The Southern Sixers are not a single compact range and most are not even associated ranges, save for the fact that they are contained in an area bordered by Tennessee on the west and North Carolina on the east.
The Appalachian highlands have only a small area that can be defined as a true high country. These habitats are very fragile and very precious and have been under constant pressure since the 1800s. They are islands of special interest biologically and botanically, rising as they do to heights nearing 6,700 feet from a plateau of as low as 1200 feet. The upper elevations remain the last bastion of Canadian types of vegetation, animal life, and weather in the South. To appreciate the fragility of the Earth’s ecosystem, one can look upon the Southern Sixers as a prime example of the threats facing not just these unique peaks, but also the planet as a whole.
The Southern Sixers historically are home to vast tracts of balsam and spruce forests and their accompanying ecosystems. However, most of these forests were leveled to the bare ground up until the early 1900s, (with just a few exceptions), in massive timbering operations facilitated by logging roads and narrow-gauge railroads that found their ways into the deepest coves and onto the very highest peaks. Since that time, many of these forests had a chance to recover, but the twin effects of acid rain and the introduction of the foreign pest, the Balsam wooly adelgid, decimated the balsam trees again. Only now have the balsam forests begun to recover once more, and time will tell if the adelgid threat is over.
There are, appropriately, six ranges in the South that are home to our 6,000-foot peaks.
First and foremost are the Black Mountains of North Carolina. This range contains, among others, the two highest peaks in the eastern United States—Mount Mitchell and Mount Craig. One of the finest and most challenging hiking trails in the eastern USA is on this range—the Black Mountain Crest Trail, administered by the National Forest Service and Mount Mitchell State Park. The Black Mountains should not be underestimated for extremes in topography and in weather. Winter can slam these high elevations with near-Arctic conditions during any autumn or winter month. Also, the bear population density is as fine here as anywhere in the South, rivaling the number of bears per square mile to be found in areas such as the GSMNP, the Nantahalas, or Rich Mountain Wilderness in Georgia.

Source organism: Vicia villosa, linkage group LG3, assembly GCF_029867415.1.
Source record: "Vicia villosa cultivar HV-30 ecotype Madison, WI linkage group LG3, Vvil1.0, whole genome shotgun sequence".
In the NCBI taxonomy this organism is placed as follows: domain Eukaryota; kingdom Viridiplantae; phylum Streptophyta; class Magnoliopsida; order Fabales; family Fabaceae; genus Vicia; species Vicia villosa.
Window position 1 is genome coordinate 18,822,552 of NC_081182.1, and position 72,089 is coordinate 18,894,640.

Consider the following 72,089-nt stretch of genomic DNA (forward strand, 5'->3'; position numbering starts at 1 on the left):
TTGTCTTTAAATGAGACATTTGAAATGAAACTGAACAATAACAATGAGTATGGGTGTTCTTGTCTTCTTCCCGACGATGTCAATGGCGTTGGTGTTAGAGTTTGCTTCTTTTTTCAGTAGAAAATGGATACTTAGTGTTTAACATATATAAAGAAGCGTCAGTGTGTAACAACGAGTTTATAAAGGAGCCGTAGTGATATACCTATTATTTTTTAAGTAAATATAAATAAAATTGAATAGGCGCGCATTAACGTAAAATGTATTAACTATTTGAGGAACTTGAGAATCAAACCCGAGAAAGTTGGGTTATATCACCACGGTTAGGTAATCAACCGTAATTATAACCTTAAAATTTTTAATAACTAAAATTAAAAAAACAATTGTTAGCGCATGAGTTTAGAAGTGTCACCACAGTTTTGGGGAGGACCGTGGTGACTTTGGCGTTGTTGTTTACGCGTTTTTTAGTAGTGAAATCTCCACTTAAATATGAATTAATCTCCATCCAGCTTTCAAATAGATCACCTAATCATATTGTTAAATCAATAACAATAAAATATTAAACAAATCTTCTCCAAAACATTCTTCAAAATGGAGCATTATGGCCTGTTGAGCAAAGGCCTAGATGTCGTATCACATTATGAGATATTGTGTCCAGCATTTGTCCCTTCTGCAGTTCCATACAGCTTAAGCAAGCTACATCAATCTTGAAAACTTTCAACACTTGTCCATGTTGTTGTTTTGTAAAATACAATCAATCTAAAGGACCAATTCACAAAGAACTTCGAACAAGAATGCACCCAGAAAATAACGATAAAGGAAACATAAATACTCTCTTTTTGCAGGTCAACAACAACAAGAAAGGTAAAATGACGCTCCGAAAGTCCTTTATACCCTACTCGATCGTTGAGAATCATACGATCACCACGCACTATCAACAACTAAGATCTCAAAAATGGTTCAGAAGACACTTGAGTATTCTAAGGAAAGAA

The second highest of the eastern ranges is the more famous Great Smoky Mountains. This range is largely protected in one of the East’s finest national parks (named for the range). In the 1930s, both the Black Mountains and the Great Smoky Mountains were being considered for National Park status, and the Smokies won out. The Smokies contain some of the very highest peaks in the East, including Clingmans Dome, Mount Guyot, and Mount LeConte. In fact, Mount LeConte is likely the only peak in the eastern USA that has a vertical climb of more than one mile from base to summit. There, one can begin a hike at 1,200 feet elevation and end up on the summit of LeConte at 6,593 feet above sea level.
For a wonderful experience in the changes occurring at various elevations, this is a great hike that allows one to begin in a typical southern habitat, climb into enormous cove hardwood forests, and end up in the Canadian Zone dominated by spruce, balsam, and beech. The Great Smoky Mountains contain important virgin forests and are considered an International Biosphere Preserve. However, the park is bisected by a motor road along which millions of motorists travel each year; and the borders of the park are under intense pressure from commercial development that mars the wilderness aspects of the entire region. In addition, the park’s ecosystem is also under assault by a number of introduced insect pests and by the constant inundation of air pollution from the heavily populated and industrialized Ohio Valley region.
Third in rank of highest peaks are the Great Balsams, which culminate in Richland Balsam, which reaches the highest elevations in the Pisgah National Forest (at 6,410 feet). Some of the Great Balsams are protected within the confines of the Middle Prong Wilderness and the Shining Rock Wilderness. Other parts of the Great Balsams are at least nominally protected within the National Forest borders. This range has eleven of the forty or so recognized peaks defined as the Southern Sixers, putting it just behind the Great Smokies, which has twelve, but ahead of the Blacks (which has ten).
These peaks do overlook some vast swathes of forested wilderness. But the Blue Ridge Parkway and NC 215 cut the heart of this region, marring an otherwise tremendous wilderness experience. However, these roads do allow convenient access to trailheads that will take you to these high peaks—a tradeoff some find pleasing. These peaks provide some of the best treeless summits in the East, and wonderful examples of the beech forest ecosystems in the gaps between the fir-dominated ridges. These lands are also great bear habitat and the bruin populations are impressive. One of the hardest to reach of the Southern Sixers is in this range—Cold Mountain, made famous by the Charles Frazier book and movie of the same name.